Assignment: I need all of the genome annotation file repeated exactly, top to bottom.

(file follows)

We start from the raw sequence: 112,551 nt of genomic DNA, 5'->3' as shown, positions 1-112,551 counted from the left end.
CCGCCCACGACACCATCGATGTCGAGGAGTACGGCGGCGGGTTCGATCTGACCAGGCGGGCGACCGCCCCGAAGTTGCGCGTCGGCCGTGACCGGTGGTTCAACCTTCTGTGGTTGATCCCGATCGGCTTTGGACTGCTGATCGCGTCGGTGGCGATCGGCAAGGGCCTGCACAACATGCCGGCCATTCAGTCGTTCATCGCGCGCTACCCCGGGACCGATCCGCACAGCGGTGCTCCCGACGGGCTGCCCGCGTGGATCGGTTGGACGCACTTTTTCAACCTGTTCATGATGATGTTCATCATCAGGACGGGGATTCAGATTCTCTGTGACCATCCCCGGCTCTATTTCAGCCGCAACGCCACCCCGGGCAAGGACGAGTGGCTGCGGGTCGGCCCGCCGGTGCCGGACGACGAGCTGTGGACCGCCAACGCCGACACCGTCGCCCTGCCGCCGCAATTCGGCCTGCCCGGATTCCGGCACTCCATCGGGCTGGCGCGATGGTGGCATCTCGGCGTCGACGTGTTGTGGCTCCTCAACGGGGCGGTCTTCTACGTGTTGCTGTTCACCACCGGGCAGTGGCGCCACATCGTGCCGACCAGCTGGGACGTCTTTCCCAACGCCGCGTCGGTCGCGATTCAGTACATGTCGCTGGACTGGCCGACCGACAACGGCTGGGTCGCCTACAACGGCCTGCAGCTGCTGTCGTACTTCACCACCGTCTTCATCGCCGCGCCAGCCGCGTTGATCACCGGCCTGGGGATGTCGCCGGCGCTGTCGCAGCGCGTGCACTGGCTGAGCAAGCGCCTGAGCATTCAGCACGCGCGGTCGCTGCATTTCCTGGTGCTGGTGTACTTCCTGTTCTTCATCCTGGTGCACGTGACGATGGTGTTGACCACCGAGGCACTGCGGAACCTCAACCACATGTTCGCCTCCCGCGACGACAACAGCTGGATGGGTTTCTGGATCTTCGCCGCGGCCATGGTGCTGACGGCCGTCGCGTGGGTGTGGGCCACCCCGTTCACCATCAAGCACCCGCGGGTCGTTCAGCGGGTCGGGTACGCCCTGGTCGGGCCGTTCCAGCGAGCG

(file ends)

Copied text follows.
We start from the raw sequence: 112,551 nt of genomic DNA, 5'->3' as shown, positions 1-112,551 counted from the left end.
CCGCCCACGACACCATCGATGTCGAGGAGTACGGCGGCGGGTTCGATCTGACCAGGCGGGCGACCGCCCCGAAGTTGCGCGTCGGCCGTGACCGGTGGTTCAACCTTCTGTGGTTGATCCCGATCGGCTTTGGACTGCTGATCGCGTCGGTGGCGATCGGCAAGGGCCTGCACAACATGCCGGCCATTCAGTCGTTCATCGCGCGCTACCCCGGGACCGATCCGCACAGCGGTGCTCCCGACGGGCTGCCCGCGTGGATCGGTTGGACGCACTTTTTCAACCTGTTCATGATGATGTTCATCATCAGGACGGGGATTCAGATTCTCTGTGACCATCCCCGGCTCTATTTCAGCCGCAACGCCACCCCGGGCAAGGACGAGTGGCTGCGGGTCGGCCCGCCGGTGCCGGACGACGAGCTGTGGACCGCCAACGCCGACACCGTCGCCCTGCCGCCGCAATTCGGCCTGCCCGGATTCCGGCACTCCATCGGGCTGGCGCGATGGTGGCATCTCGGCGTCGACGTGTTGTGGCTCCTCAACGGGGCGGTCTTCTACGTGTTGCTGTTCACCACCGGGCAGTGGCGCCACATCGTGCCGACCAGCTGGGACGTCTTTCCCAACGCCGCGTCGGTCGCGATTCAGTACATGTCGCTGGACTGGCCGACCGACAACGGCTGGGTCGCCTACAACGGCCTGCAGCTGCTGTCGTACTTCACCACCGTCTTCATCGCCGCGCCAGCCGCGTTGATCACCGGCCTGGGGATGTCGCCGGCGCTGTCGCAGCGCGTGCACTGGCTGAGCAAGCGCCTGAGCATTCAGCACGCGCGGTCGCTGCATTTCCTGGTGCTGGTGTACTTCCTGTTCTTCATCCTGGTGCACGTGACGATGGTGTTGACCACCGAGGCACTGCGGAACCTCAACCACATGTTCGCCTCCCGCGACGACAACAGCTGGATGGGTTTCTGGATCTTCGCCGCGGCCATGGTGCTGACGGCCGTCGCGTGGGTGTGGGCCACCCCGTTCACCATCAAGCACCCGCGGGTCGTTCAGCGGGTCGGGTACGCCCTGGTCGGGCCGTTCCAGCGAGCG